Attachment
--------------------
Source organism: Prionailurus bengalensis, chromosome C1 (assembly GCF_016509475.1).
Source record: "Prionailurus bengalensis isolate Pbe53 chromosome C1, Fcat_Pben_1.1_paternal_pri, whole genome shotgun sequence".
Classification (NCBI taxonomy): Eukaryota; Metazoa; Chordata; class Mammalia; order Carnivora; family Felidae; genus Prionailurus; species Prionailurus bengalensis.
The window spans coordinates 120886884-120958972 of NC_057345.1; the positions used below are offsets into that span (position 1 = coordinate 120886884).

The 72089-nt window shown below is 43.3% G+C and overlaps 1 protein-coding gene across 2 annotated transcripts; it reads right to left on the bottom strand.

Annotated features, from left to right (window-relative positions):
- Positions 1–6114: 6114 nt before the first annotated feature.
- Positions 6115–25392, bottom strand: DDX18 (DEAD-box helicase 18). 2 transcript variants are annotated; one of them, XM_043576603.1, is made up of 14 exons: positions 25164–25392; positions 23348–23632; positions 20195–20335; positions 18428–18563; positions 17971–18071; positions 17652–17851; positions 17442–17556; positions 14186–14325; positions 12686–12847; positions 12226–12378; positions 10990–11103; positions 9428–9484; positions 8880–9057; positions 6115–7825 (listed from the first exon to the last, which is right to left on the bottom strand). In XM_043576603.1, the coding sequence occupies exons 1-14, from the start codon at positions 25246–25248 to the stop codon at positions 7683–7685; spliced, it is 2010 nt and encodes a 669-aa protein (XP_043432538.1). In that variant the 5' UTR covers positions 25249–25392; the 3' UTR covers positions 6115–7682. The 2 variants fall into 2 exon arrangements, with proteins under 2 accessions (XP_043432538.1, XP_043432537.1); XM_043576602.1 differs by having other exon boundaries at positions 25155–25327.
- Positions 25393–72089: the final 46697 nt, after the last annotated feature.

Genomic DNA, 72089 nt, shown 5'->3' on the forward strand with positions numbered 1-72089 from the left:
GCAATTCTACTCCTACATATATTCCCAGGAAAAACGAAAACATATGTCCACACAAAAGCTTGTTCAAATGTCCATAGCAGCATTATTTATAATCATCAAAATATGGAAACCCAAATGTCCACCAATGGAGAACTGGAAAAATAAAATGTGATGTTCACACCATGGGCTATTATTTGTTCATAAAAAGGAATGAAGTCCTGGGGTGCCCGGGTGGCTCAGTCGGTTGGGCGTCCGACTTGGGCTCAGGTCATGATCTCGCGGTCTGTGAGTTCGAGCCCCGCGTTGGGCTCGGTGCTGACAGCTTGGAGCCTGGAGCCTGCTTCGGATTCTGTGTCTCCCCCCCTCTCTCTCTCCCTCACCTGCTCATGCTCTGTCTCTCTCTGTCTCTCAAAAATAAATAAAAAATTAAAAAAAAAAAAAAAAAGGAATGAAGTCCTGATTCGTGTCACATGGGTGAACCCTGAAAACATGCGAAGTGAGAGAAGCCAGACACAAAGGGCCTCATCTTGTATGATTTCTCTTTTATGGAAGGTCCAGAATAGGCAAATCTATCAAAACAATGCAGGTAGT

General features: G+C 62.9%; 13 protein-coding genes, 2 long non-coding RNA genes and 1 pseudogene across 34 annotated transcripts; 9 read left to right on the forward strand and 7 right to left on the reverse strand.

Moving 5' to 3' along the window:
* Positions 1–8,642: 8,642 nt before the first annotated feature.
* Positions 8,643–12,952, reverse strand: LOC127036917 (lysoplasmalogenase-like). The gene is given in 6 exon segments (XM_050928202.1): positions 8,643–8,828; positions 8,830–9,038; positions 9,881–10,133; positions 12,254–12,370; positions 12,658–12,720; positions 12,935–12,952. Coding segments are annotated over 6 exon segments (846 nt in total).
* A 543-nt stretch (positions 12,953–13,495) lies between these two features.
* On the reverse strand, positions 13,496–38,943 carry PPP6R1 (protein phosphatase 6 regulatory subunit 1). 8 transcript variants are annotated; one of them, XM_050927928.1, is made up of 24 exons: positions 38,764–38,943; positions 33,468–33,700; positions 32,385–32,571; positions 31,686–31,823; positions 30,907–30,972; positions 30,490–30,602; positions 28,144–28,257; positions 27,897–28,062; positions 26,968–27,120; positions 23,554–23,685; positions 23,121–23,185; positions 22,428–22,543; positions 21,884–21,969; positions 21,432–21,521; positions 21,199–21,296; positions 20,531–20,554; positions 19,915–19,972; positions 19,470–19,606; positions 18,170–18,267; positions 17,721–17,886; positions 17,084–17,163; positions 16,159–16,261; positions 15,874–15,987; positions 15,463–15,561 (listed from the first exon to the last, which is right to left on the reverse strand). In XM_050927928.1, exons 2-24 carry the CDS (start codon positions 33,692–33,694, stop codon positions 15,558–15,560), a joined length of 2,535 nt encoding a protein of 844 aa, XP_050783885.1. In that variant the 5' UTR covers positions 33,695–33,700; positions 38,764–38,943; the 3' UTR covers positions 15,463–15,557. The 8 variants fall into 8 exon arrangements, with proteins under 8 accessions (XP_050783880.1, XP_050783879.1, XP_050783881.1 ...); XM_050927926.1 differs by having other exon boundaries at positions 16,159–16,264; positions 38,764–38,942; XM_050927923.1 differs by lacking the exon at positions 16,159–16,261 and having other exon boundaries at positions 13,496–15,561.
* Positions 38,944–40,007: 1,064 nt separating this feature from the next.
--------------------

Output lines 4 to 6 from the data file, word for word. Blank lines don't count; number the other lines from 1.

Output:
The window spans coordinates 120886884-120958972 of NC_057345.1; the positions used below are offsets into that span (position 1 = coordinate 120886884).

The 72089-nt window shown below is 43.3% G+C and overlaps 1 protein-coding gene across 2 annotated transcripts; it reads right to left on the bottom strand.

Annotated features, from left to right (window-relative positions):